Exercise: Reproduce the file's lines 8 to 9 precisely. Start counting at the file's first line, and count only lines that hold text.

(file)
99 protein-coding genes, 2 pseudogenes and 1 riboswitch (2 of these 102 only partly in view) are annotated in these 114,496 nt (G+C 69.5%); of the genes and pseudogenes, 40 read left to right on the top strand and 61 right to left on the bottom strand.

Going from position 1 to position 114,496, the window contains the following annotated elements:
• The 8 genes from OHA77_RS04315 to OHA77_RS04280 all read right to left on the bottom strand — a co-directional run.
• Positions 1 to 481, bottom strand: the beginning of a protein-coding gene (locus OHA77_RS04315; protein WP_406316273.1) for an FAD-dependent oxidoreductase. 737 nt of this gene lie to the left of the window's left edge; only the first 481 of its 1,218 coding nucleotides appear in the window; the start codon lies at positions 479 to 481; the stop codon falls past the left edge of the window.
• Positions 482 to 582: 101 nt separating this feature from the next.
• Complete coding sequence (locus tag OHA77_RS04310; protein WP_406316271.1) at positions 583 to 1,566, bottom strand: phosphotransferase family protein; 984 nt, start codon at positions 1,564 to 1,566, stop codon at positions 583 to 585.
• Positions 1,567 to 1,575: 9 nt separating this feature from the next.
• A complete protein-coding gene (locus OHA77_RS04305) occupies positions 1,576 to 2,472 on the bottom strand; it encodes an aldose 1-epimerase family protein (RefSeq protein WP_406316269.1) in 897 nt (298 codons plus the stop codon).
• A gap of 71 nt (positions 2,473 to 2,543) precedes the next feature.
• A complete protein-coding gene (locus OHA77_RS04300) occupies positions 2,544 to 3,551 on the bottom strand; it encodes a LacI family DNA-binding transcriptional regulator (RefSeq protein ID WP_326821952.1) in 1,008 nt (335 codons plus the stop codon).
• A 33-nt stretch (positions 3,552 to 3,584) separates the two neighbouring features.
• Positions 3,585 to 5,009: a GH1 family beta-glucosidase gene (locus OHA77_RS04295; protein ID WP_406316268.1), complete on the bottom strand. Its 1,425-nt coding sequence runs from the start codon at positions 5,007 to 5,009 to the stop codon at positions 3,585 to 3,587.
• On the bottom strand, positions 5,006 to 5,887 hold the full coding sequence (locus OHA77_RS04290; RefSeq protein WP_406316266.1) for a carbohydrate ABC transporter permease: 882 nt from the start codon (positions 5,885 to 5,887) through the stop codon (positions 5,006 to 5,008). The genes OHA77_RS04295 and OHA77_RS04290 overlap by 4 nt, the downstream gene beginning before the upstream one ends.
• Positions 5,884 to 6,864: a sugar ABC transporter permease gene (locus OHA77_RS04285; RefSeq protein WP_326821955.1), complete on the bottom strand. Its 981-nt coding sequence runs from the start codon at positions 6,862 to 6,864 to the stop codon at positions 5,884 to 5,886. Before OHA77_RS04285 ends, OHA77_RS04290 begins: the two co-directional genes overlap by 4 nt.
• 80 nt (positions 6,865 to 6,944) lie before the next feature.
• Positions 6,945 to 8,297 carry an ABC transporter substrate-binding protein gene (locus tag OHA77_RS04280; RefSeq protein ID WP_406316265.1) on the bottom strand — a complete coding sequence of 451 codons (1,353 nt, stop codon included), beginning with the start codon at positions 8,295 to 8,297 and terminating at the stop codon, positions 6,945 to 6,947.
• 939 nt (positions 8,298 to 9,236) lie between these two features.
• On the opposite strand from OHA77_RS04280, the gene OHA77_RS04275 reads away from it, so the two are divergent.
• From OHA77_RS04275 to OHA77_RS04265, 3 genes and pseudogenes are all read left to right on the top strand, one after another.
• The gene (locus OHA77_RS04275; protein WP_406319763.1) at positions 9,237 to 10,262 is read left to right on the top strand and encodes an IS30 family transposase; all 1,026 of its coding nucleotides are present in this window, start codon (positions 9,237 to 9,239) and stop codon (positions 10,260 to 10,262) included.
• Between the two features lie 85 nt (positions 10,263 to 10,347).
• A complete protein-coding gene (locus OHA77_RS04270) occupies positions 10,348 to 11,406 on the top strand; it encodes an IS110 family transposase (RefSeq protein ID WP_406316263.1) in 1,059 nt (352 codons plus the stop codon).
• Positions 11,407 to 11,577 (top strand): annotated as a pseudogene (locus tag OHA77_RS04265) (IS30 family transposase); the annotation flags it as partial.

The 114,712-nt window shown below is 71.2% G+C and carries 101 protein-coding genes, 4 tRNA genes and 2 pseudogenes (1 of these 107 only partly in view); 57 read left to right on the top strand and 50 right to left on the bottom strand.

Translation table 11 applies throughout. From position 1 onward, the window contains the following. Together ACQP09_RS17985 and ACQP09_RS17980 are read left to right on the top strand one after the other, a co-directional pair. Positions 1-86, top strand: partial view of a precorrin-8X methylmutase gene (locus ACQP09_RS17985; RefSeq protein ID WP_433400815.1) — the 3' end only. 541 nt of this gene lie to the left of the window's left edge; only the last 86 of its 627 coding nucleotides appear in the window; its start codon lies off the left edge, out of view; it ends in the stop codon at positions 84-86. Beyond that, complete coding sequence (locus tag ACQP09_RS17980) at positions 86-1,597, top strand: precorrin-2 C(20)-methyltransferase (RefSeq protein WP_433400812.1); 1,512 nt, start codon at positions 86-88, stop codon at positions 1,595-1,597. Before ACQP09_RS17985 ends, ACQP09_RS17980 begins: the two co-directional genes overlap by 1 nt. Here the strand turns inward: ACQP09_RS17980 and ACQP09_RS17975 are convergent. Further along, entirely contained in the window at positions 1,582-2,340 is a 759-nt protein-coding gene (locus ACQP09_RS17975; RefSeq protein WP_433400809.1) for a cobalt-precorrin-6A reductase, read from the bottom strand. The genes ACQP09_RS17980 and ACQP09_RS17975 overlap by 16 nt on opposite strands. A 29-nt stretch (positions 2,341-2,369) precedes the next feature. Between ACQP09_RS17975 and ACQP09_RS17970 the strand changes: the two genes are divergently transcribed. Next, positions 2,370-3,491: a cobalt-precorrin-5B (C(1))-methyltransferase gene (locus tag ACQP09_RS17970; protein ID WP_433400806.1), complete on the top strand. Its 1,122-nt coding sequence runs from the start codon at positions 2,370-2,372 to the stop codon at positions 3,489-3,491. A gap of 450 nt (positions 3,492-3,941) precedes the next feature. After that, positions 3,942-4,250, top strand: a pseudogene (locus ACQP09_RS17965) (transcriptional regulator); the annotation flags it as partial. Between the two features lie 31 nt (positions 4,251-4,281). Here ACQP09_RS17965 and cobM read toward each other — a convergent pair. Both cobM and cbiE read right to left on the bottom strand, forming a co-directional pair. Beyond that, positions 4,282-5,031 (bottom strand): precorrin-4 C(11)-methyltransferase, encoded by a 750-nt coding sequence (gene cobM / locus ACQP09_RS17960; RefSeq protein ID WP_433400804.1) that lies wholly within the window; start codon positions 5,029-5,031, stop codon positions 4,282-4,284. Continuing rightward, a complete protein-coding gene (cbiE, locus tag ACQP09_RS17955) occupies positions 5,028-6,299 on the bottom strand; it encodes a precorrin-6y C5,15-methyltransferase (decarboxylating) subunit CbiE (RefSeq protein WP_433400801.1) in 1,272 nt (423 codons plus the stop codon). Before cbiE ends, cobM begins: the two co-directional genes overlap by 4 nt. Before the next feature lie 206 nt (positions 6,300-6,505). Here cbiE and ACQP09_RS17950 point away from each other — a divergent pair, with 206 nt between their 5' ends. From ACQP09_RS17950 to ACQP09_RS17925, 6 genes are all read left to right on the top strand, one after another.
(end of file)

• A complete protein-coding gene (locus OHA77_RS04305) occupies positions 1,576 to 2,472 on the bottom strand; it encodes an aldose 1-epimerase family protein (RefSeq protein WP_406316269.1) in 897 nt (298 codons plus the stop codon).
• A gap of 71 nt (positions 2,473 to 2,543) precedes the next feature.